Natural gas buyers in the northeastern United States, Ontario and Quebec are being promised improved ability to shop around for supplies -- potentially on a global market -- by a small but strategic pipeline project.
In a new construction application to the National Energy Board (NEB), Canadian and U.S. affiliates of Houston's Spectra Energy and Detroit-based DTE Energy are teamed up to build a new link between trading hubs at Chicago and Dawn in southern Ontario.
Under the name of Dawn Gateway Pipeline, the project seeks to increase delivery service between the hubs and among Michigan and Ontario gas storage facilities.
The NEB filing says the new connection will also give buyers improved access to emerging supplies ranging from liquefied natural gas imported overseas to North America and to shale production developing across the continent.
Costs of the project are not being disclosed except potentially on a confidential basis solely to the NEB if the board demands the information. Tolls are also being kept confidential, with the sponsors saying they have been negotiated with five likewise undisclosed shippers in a manner that does not affect rates for users of any other services in the region.
Only a modest 17 kilometers (11 miles) of new pipe between compressor stations in the Sarnia area on Union Gas Ltd.'s southern Ontario grid is needed to establish the new Dawn Gateway connection, says the construction application. The rest of the link between Michigan Consolidated Gas' grid in the U.S. and the Canadian trading hub will be achieved by shuffling ownership of parts of Belle River Mills Pipeline and St. Clair Pipelines. The two lines form a link between Ontario and Michigan as a route across the international border beneath the St. Clair River.
The plan calls for Dawn Gateway to go into service in 2010 with modest start-up capacity of 360 MMcf/d. But the connection will be laid with 24-inch diameter pipe, enabling delivery capacity to be rapidly and cheaply increased by adding compressors, the NEB application says.
The new connection "will allow downstream customers in Ontario, Quebec and U.S. Northeast markets to access gas from emerging supply regions like the U.S. Rockies, various U.S. Southeast shale basins and Gulf Coast LNG," the filing says.
"Significant growth" is on the horizon for gas flows between Michigan and Ontario into the Dawn trading hub, predicts a market study done by ICF International for the project sponsors in support of the NEB application. Traffic increases during the peak gas demand period of February and March will exceed 900 MMcf/d by 2018, the study estimates. Additional growth, by more than 300 MMcf/d, is forecast by 2021. The total increase in flows between the Midwest U.S. state and central Canadian province is forecast to be about 1.2 Bcf/d by 2021.
"Downstream markets require gas supply to meet growth and to offset the declining availability of gas from traditional sources, particularly from the Western Canadian Sedimentary Basin," the study says.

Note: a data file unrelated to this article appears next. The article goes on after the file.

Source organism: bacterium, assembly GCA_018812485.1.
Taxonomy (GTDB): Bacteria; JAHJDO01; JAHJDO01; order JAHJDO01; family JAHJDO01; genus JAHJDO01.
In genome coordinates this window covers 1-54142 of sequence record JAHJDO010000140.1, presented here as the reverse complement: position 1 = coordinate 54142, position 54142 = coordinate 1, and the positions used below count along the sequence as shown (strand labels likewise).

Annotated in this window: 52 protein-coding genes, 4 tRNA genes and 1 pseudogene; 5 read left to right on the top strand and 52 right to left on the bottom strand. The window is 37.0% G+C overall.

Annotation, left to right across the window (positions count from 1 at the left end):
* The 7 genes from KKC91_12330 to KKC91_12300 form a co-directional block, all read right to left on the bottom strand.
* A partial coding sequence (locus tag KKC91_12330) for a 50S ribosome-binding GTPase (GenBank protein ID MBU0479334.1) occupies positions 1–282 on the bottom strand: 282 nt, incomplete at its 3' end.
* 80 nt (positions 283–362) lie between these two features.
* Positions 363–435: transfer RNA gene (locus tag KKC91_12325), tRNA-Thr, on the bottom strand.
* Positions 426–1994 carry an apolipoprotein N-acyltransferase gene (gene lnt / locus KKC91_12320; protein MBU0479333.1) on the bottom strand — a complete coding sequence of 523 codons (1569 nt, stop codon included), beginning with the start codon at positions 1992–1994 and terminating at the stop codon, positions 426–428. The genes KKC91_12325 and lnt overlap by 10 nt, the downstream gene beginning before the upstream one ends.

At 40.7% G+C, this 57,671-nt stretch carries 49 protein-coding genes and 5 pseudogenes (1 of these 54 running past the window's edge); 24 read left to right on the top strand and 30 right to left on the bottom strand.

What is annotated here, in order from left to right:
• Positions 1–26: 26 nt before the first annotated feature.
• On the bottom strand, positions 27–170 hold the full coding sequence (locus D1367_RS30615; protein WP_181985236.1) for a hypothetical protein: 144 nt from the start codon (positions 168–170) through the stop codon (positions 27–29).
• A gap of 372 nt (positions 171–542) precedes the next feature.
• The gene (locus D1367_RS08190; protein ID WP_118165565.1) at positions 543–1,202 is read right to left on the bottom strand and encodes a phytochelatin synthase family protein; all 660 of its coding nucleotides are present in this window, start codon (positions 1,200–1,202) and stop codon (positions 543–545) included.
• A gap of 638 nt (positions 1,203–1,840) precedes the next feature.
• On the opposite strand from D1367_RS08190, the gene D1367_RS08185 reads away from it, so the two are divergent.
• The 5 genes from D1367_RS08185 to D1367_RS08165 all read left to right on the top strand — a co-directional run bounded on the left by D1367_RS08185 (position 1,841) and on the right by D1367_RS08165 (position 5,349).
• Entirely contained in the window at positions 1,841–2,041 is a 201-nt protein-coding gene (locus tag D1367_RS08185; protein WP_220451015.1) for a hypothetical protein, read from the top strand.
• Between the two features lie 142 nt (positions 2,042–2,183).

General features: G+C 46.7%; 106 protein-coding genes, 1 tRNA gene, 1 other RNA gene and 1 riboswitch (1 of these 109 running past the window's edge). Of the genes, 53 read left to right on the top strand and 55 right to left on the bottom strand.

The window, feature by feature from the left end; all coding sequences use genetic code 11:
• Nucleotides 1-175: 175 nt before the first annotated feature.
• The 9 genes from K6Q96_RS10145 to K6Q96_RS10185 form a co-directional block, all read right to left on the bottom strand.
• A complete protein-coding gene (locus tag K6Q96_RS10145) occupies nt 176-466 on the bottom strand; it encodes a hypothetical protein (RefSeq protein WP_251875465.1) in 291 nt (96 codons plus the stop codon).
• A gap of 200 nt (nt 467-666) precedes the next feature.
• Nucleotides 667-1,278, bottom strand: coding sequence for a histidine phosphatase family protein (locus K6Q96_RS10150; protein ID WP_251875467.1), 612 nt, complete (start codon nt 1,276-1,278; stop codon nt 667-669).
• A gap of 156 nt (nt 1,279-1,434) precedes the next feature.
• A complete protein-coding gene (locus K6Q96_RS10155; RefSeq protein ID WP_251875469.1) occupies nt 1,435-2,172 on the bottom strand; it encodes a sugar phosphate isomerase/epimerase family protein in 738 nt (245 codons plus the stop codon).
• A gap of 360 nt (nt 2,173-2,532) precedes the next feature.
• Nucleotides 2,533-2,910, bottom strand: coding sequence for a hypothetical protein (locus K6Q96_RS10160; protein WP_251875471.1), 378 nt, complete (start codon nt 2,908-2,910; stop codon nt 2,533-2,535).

"In off-peak periods, the project will facilitate the movement of gas into the region for gas storage injection and working gas management as well as providing gas deliverability to meet growing and volatile power generation gas demand. The facility will foster enhanced liquidity, which assists in the management of gas price volatility to the benefit of all customers in the affected regions."
As well, "the project will assist the operation of the competitive market for gas storage in the Great Lakes Basin, providing additional options for gas shippers in Eastern Canada and the U.S. to access different storage service providers that compete in the integrated regional market."
ICF projects an annual average growth rate through 2030 of 1.2% for total Canadian and American gas consumption, with rising demand by power stations accounting for more than four-fifths of the increase. In the U.S., the consulting firm forecasts that gas use by electricity generators will grow by an average of more than 3% per year. At the same time, the Alberta production that Ontario, Quebec and the northeastern U.S. have relied upon for more than a generation is expected to shrink at about the same rate due to natural reserves depletion. The decline is expected to be accelerated by drilling slumps combined with increasing use of gas as fuel by thermal oilsands production in Alberta.
In addition to shale gas developing in other areas from the northeastern U.S. to British Columbia, increasingly important new supplies are projected to come from growing international LNG traffic. With help from the new connection, the Chicago and Dawn trading hubs are forecast to enable gas users to tap into all the emerging gas sources by integrating Michigan's storage for 600 Bcf and Ontario's facilities for 250 Bcf. At Dawn, trading volumes have increased by about 50% to an average 9.3 Bcf /d in 2008 from 6.1 Bcf/d in 2003.
"Annual changes in supply patterns hide one of the key changes expected in the market" when shorter-term traffic flow variations are also taken into account, ICF says. "LNG imports are expected to become increasingly seasonal as the international LNG supply increases. In the North American market, LNG imports are expected to be summer peaking, with much of the gas going into storage. During the winter, markets will rely increasingly on storage to meet demand."
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